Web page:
24 July 1998 Bootstrapping the NPOI: keeping long baselines in phase by tracking fringes on short baselines
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Proceedings Volume 3350, Astronomical Interferometry; (1998); doi: 10.1117/12.317111
Event: Astronomical Telescopes and Instrumentation, 1998, Kona, HI, United States
The high-spatial-frequency fringes that contain detailed information about a stellar image are generally too weak to track. The Navy Prototype Optical Interferometer (NPOI) is the first interferometer to measure these fringes with the techniques of phase bootstrapping - the use of fringe tracking on two short baselines AB and BC to keep a longer baseline AC phased up - and wavelength bootstrapping - the use of fringe tracking at long wavelengths to keep the long baseline phased up at short wavelengths. We demonstrate the utility of phase and wavelength bootstrapping with the NPOI observations of stellar limb darkening of (beta) Cancri of Pauls et al. in these proceedings. The NPOI baselines and wavelength coverage were 19, 22, and 38 m and (lambda) 450 to (lambda) 850 nm. For (lambda) < 675 nm, the 37 m baseline samples the uv plane beyond the first null of the Airy disk.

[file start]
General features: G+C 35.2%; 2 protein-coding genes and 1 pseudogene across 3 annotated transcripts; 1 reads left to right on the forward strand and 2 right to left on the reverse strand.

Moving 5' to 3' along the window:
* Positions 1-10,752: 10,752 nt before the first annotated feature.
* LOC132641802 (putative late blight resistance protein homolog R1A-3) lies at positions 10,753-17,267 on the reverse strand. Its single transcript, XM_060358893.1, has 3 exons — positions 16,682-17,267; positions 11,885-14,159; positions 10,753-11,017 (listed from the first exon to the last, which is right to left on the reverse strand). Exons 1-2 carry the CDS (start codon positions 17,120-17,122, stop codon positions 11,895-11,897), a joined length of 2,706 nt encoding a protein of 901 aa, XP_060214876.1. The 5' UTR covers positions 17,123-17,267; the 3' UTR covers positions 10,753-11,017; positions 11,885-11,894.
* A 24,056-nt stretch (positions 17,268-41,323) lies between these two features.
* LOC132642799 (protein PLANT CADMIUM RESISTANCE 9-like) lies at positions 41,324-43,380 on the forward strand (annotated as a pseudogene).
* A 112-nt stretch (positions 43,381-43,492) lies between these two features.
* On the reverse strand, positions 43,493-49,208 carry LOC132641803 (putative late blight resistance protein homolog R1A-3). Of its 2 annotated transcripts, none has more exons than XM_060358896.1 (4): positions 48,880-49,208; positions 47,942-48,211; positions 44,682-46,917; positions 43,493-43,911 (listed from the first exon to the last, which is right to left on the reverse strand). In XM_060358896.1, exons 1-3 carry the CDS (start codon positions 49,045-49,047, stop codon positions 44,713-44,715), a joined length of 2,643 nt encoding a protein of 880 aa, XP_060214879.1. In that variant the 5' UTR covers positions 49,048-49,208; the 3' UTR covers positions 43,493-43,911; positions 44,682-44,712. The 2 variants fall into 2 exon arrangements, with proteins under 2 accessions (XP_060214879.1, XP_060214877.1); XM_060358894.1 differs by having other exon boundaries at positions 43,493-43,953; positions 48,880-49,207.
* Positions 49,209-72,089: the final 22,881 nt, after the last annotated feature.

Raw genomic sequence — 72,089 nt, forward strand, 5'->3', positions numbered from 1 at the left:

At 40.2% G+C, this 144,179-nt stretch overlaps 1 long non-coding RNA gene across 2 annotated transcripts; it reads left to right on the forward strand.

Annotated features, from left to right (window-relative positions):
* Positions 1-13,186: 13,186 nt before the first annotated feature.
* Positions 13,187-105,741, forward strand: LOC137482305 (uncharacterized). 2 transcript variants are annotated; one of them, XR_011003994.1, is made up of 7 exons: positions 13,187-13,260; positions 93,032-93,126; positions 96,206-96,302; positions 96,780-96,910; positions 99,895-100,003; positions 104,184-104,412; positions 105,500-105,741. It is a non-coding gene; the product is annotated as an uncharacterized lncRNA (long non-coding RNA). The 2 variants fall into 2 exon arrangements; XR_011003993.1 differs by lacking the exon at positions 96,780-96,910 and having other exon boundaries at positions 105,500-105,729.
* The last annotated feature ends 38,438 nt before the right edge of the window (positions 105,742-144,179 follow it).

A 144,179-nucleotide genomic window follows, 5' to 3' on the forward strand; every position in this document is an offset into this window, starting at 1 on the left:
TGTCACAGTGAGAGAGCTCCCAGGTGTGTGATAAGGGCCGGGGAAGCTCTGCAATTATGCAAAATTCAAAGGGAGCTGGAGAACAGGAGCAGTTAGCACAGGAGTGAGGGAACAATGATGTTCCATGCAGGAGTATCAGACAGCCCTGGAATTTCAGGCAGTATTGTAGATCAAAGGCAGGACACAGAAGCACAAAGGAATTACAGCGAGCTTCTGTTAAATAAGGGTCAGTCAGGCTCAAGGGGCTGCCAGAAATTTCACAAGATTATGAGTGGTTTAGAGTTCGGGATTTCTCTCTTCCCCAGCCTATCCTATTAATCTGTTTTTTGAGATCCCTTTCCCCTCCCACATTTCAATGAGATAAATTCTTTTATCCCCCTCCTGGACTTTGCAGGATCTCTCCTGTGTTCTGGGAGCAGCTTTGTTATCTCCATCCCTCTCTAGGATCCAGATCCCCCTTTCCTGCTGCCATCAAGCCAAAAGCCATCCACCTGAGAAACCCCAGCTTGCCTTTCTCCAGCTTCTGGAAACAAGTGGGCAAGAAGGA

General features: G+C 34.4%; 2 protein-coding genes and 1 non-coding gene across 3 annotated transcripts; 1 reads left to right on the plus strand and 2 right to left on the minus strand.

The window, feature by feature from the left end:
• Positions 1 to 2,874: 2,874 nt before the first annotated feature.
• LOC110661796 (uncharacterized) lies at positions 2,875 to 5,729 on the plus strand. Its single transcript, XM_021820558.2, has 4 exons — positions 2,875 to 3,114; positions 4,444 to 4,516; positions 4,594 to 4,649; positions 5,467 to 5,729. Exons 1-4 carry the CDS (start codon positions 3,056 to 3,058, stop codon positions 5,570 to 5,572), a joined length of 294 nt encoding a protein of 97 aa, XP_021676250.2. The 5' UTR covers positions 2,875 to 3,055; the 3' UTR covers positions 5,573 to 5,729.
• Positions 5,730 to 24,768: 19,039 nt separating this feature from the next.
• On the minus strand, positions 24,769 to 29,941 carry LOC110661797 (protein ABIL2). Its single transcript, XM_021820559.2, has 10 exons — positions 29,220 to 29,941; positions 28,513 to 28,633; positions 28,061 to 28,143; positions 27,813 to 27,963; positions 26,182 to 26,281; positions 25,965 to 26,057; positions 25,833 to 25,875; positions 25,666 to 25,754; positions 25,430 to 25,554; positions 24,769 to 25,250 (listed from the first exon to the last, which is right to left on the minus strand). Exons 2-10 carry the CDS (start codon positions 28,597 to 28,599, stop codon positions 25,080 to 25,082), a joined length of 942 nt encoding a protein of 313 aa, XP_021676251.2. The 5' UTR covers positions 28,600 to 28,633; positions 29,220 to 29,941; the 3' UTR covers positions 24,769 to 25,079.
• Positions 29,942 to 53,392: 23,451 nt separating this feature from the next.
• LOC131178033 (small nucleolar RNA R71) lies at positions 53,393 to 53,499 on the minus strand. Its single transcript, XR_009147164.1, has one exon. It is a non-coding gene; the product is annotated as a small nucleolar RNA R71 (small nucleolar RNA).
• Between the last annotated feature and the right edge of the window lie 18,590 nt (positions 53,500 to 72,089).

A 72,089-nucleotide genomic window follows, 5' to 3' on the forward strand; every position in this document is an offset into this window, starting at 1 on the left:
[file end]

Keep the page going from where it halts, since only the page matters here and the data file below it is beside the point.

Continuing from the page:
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J. Thomas Armstrong, David Mozurkewich, Thomas A. Pauls, Arsen R. Hajian, "Bootstrapping the NPOI: keeping long baselines in phase by tracking fringes on short baselines", Proc. SPIE 3350, Astronomical Interferometry, (24 July 1998); doi: 10.1117/12.317111; https://doi.org/10.1117/12.317111




Signal to noise ratio


Data modeling

Optical tracking


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